Keeping a watchful eye on others during a heat wave

Ron Craig, Crime Prevention/Community Policing Officer

        As both a crime prevention officer and a community policing officer for Lake Township Police Department, the two roles are sometimes distinctly different, and sometimes they meld together for the common purpose of assisting our township’s residents.
        While I am continuing to make phone calls to more than 130 township residents – a project that began in March as part of the coronavirus outbreak – my focus has changed a bit. I still ask if the residents have enough groceries and supplies, but now I make certain they are able to stay cool during the extremely hot and humid weather.
        The residents I have talked to tell me they are mostly staying inside, especially during the afternoon and early evening hours. Good idea!
        Senior citizens are more susceptible to heat-related health conditions. I know this first-hand as I was a paramedic for 40 years and dealt with many such emergencies. Breathing disorders, such as asthma, congestive heart failure (CHF), and chronic obstructive pulmonary disease (COPD) affect many senior citizens. During times of extremely high temperatures and humidity, these health conditions can flare up.
        Two other health issues that can arise during a heat wave include heat exhaustion and heat stroke. Heat exhaustion can result in profuse sweating, clammy skin, nausea, muscle cramps and extreme thirst. Heat stroke symptoms include lack of sweating, extremely high body temperature, confusion, and seizures.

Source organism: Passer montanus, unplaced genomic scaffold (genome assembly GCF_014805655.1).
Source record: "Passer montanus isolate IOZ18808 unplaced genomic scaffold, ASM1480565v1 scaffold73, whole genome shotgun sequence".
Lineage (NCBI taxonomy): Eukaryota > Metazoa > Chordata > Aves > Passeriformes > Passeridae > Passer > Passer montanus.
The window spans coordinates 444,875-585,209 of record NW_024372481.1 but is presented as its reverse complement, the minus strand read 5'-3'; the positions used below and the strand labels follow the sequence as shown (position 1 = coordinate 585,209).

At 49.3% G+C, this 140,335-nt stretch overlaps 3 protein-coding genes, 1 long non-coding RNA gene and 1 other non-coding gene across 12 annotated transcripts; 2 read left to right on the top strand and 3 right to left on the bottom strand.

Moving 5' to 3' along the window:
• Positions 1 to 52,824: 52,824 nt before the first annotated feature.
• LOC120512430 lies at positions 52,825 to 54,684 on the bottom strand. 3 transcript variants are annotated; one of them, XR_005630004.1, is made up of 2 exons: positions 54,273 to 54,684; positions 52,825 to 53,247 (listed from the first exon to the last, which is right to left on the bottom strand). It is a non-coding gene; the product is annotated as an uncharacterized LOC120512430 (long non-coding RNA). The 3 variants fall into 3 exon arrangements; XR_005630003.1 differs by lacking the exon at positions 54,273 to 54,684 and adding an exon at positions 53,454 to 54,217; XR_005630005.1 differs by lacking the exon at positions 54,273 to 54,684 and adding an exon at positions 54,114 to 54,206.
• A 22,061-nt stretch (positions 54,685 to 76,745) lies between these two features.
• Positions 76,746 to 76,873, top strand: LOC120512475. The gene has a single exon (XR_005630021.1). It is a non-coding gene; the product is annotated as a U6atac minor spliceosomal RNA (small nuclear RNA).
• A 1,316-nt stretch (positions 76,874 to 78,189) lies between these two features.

While both conditions can be serious, heat stroke is a true medical emergency and requires the immediate summoning of emergency medical services personnel.
        The old saying “an ounce of prevention is worth a pound of cure” is very well placed while speaking of heat maladies. It is much easier to prevent a heat-related health issue than to deal with a medical emergency situation.
        If you are a senior who is responsible for mowing a yard, try to get a youngster to do it. Grandkids should be the first ones to consider for this chore, but hiring a teen is another good option to consider. Younger peoples’ bodies are built to better withstand the heat while performing such work.
        Other outdoor activities, such as gardening chores and watering plants and flowers, are best done early in the morning when it’s coolest. The same goes for walking and other exercise activities.
        Keep hydrated by drinking plenty of fluids such as ice water or drinks designed to balance nutrients and fluids. Avoid alcoholic beverages, putting this off until later in the day when you are staying inside.
        If your air conditioner goes on the fritz, don’t delay calling someone to get it fixed. During heat waves, repair technicians get backed up quickly, so the quicker you call, the quicker someone can get to you. In the meantime, find a place to stay where you can keep cool.
        True friends help each other out during times of trouble, so if you know of someone in a situation in which they cannot keep cool, offer to help by making room for them in your home. You will feel good about it.
        Let’s not forget about our four-legged friends during a heat wave. Let them stay inside, allowing them out for short periods to “do their business,” and keep them furnished with cool water to drink. Not taking proper care of a pet is a crime that can lead to charges being filed.
        This article is a public service from the Crime Prevention Division of the Lake Township Police Department. Township residents may obtain further information on crime prevention and public safety topics by contacting Ron Craig, crime prevention specialist/community policing officer, at 419-481-6354.


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